by J. L. Shastri | 1970 | 616,585 words
This page relates “burning of the tripuras” as found in the Shiva-purana, which, in Hinduism, represents one of the eighteen Mahapuranas. This work eulogizes Lord Shiva as the supreme deity, besides topics such as cosmology and philosophy. It is written in Sanskrit and claims to be a redaction of an original text consisting of 100,000 metrical verses.
1. Then Śiva, the great lord, seated in the chariot and equipped with everything, got ready to burn the three cities completely, the cities of the enemies of the gods.
2-3. The lord stood in the wonderful posture of Pratyālīḍha for a hundred thousand years. The bow was well strung and kept near the head. The arrow was fixed. The fingers clenched at the bow firmly. The eyes were fixed.
4. Gaṇeśa was stationed on the thumb. During this time the three cities did not come within the target path of the trident-bearing lord.
5. Then from the firmament, the odd-eyed Śiva who was standing there holding the bow and the arrow heard an auspicious voice.
6. “O lord of the master of the universe, you will not kill the Tripuras as long as the lord Gaṇeśa is not adored”.
10. It is said that when the great lord Śiva, the lord of the Gods, the supreme Brahman, worshipped by all is there, it is not proper -to say that he achieved success by another God’s grace.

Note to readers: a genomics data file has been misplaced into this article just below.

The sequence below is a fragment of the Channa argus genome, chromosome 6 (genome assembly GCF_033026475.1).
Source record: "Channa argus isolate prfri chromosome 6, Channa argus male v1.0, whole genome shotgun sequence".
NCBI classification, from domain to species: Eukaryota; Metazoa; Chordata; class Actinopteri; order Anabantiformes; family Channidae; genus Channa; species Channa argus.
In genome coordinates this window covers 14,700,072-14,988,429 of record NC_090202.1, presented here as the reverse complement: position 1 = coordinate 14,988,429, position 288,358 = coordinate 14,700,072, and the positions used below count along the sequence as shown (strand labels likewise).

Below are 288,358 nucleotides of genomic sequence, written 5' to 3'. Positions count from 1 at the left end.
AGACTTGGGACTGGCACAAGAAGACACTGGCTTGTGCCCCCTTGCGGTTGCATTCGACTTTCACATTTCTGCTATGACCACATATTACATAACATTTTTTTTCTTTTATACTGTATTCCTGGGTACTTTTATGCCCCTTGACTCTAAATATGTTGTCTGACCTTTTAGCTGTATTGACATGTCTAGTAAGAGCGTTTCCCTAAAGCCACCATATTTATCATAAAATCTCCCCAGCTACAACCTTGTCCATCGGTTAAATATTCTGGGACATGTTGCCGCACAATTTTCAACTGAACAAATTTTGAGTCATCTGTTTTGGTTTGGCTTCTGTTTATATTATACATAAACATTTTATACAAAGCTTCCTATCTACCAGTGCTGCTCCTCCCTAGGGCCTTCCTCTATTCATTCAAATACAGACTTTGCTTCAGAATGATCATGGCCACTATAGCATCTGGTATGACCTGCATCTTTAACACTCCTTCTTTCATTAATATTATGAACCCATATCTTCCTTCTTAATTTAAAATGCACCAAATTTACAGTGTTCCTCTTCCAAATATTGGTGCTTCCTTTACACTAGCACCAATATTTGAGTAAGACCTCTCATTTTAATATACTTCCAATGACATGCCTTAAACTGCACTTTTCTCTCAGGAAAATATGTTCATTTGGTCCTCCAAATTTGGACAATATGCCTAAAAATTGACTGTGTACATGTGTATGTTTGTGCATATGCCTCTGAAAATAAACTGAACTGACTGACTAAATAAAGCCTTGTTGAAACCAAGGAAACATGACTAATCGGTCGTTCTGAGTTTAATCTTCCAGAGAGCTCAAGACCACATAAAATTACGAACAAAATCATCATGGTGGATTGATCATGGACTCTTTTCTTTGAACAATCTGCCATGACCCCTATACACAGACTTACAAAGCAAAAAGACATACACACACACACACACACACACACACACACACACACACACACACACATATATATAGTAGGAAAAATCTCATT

11. He is independent, the great Brahman, both possessed and devoid of attributes. He is invisible, the supreme soul and unsullied.
12. He is the soul of five divinities. He is worshipped by the five deities. He is the great lord. There is none else worthy of worship. He is the ultimate abode of all.
13. Or, O sage, the activities of Śiva, the lord of the Gods, the granter of boons are but proper inasmuch as they constitute his divine sports.
14. When the great God stood up after woeshipping Śiva, the three cities joined together into one unit.
15. O sage, when the three cities came to a unified whole, a tumultuous shout of joy rose up among the noble Gods and others.
17-18. Then Brahmā and Viṣṇu, the lord of the worlds said—“The time for killing the Asuras has arrived, O great God. The three cities of the sons of Tāraka have come into one unified whole. O lord, please perform the task of the Gods.
19. O lord of the gods please discharge the arrow and reduce the three cities to ashes lest they should be separated again.”
20. Then stringing the bow tight and fixing the arrow Pāśupata worthy of worship, he thought of the Tripuras.
21. Then lord Śiva, an expert in excellent divine sports for some reason looked at it with contempt.
22. Śiva is capable of reducing the three cities to ashes in a trice, Still lord Śiva, the goal of the good bides his time.
23. The lord of gods is capable of burning the three worlds by a single glance. O lord, for the flourish of our fame you shall discharge the arrow.
24. On being eulogised by Viṣṇu, Brahmā and other gods, lord Śiva desired to reduce the three cities to ashes with his arrow.
25-26. In the auspicious moment called Abhilāṣa he drew the bow and made a wonderful and unbearable twanging sound. He addressed the great Asuras and proclaimed his own name. Śiva discharged an arrow that had the refulgence of countless suns.
27. The arrow which was constituted by Viṣṇu and whose steel head was fire god blazed forth and burnt the three Asuras who lived in the three cities. It thereby removed their sins.